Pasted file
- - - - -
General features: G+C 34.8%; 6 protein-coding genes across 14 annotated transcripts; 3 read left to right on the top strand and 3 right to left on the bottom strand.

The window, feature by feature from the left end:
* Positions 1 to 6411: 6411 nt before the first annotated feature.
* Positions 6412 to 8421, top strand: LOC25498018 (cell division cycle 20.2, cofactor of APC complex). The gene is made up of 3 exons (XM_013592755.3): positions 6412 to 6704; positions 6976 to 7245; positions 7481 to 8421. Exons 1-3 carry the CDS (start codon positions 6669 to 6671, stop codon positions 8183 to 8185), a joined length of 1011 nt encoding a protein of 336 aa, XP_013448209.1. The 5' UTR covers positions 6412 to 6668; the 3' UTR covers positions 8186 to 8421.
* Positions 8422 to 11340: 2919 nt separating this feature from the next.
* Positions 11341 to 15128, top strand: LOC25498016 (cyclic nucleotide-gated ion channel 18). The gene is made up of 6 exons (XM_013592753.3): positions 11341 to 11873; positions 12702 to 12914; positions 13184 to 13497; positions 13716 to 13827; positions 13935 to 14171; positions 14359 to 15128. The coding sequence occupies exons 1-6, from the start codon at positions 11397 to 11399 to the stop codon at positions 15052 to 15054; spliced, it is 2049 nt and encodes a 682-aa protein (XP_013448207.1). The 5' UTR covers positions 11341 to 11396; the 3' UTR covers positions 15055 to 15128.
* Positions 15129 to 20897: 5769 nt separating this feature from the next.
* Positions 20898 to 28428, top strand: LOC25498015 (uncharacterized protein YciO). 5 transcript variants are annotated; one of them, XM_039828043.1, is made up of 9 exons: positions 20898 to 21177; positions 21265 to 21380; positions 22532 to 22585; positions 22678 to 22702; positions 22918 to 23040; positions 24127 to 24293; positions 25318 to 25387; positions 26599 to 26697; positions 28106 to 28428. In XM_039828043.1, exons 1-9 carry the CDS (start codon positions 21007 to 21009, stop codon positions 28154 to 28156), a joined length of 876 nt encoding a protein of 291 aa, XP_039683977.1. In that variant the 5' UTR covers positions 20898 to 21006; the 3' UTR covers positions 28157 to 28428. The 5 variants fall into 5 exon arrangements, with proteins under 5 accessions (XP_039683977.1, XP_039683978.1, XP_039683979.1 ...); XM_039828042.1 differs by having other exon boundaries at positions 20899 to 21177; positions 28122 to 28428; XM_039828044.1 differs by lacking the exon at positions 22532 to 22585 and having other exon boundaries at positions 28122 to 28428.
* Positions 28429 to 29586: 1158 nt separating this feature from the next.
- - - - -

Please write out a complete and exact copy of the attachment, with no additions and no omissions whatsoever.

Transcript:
General features: G+C 34.8%; 6 protein-coding genes across 14 annotated transcripts; 3 read left to right on the top strand and 3 right to left on the bottom strand.

The window, feature by feature from the left end:
* Positions 1 to 6411: 6411 nt before the first annotated feature.
* Positions 6412 to 8421, top strand: LOC25498018 (cell division cycle 20.2, cofactor of APC complex). The gene is made up of 3 exons (XM_013592755.3): positions 6412 to 6704; positions 6976 to 7245; positions 7481 to 8421. Exons 1-3 carry the CDS (start codon positions 6669 to 6671, stop codon positions 8183 to 8185), a joined length of 1011 nt encoding a protein of 336 aa, XP_013448209.1. The 5' UTR covers positions 6412 to 6668; the 3' UTR covers positions 8186 to 8421.
* Positions 8422 to 11340: 2919 nt separating this feature from the next.
* Positions 11341 to 15128, top strand: LOC25498016 (cyclic nucleotide-gated ion channel 18). The gene is made up of 6 exons (XM_013592753.3): positions 11341 to 11873; positions 12702 to 12914; positions 13184 to 13497; positions 13716 to 13827; positions 13935 to 14171; positions 14359 to 15128. The coding sequence occupies exons 1-6, from the start codon at positions 11397 to 11399 to the stop codon at positions 15052 to 15054; spliced, it is 2049 nt and encodes a 682-aa protein (XP_013448207.1). The 5' UTR covers positions 11341 to 11396; the 3' UTR covers positions 15055 to 15128.
* Positions 15129 to 20897: 5769 nt separating this feature from the next.
* Positions 20898 to 28428, top strand: LOC25498015 (uncharacterized protein YciO). 5 transcript variants are annotated; one of them, XM_039828043.1, is made up of 9 exons: positions 20898 to 21177; positions 21265 to 21380; positions 22532 to 22585; positions 22678 to 22702; positions 22918 to 23040; positions 24127 to 24293; positions 25318 to 25387; positions 26599 to 26697; positions 28106 to 28428. In XM_039828043.1, exons 1-9 carry the CDS (start codon positions 21007 to 21009, stop codon positions 28154 to 28156), a joined length of 876 nt encoding a protein of 291 aa, XP_039683977.1. In that variant the 5' UTR covers positions 20898 to 21006; the 3' UTR covers positions 28157 to 28428. The 5 variants fall into 5 exon arrangements, with proteins under 5 accessions (XP_039683977.1, XP_039683978.1, XP_039683979.1 ...); XM_039828042.1 differs by having other exon boundaries at positions 20899 to 21177; positions 28122 to 28428; XM_039828044.1 differs by lacking the exon at positions 22532 to 22585 and having other exon boundaries at positions 28122 to 28428.
* Positions 28429 to 29586: 1158 nt separating this feature from the next.